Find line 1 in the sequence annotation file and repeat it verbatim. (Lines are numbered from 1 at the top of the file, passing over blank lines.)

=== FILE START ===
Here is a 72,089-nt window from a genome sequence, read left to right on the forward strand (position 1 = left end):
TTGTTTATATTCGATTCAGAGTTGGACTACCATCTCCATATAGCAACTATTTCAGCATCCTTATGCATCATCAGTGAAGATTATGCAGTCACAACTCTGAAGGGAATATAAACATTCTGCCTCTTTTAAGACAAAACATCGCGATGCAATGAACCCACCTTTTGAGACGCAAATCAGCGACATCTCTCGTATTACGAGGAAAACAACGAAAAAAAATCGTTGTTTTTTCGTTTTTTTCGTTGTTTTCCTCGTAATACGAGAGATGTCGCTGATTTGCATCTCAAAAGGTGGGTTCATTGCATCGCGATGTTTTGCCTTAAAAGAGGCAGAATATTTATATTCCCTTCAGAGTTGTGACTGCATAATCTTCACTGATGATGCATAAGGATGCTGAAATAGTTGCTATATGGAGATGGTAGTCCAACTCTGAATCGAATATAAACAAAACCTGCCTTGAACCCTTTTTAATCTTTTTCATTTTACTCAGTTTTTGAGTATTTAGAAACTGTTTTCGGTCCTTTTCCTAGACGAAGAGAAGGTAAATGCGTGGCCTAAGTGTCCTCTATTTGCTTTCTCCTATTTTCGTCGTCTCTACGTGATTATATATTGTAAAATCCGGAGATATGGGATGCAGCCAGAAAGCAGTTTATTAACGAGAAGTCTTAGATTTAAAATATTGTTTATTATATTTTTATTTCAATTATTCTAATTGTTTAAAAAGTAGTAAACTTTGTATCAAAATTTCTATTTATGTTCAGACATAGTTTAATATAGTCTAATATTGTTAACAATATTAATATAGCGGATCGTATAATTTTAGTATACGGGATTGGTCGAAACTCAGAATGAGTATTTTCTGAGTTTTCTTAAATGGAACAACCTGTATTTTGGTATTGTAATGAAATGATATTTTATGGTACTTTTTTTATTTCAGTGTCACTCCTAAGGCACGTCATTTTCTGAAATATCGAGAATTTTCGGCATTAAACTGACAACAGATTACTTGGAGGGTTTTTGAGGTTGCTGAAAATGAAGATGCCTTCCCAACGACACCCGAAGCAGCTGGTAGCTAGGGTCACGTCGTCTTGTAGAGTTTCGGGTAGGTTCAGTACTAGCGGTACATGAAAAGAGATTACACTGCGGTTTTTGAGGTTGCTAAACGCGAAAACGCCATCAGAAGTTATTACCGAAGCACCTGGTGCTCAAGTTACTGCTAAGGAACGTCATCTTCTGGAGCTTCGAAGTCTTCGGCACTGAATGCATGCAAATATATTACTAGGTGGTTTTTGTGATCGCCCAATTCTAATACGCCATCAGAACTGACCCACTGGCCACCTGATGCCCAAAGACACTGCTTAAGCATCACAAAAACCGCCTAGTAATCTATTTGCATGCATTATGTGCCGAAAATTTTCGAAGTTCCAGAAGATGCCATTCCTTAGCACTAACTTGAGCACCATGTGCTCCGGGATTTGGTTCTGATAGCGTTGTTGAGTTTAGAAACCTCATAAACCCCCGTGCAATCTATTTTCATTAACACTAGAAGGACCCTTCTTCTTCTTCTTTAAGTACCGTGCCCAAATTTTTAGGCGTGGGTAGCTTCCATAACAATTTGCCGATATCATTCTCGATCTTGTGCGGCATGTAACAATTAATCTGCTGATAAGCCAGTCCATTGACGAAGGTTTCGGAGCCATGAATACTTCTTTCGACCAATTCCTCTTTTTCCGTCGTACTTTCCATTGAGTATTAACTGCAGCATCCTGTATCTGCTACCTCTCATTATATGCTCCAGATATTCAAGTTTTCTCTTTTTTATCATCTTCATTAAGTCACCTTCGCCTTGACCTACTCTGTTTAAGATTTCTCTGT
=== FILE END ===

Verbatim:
Here is a 72,089-nt window from a genome sequence, read left to right on the forward strand (position 1 = left end):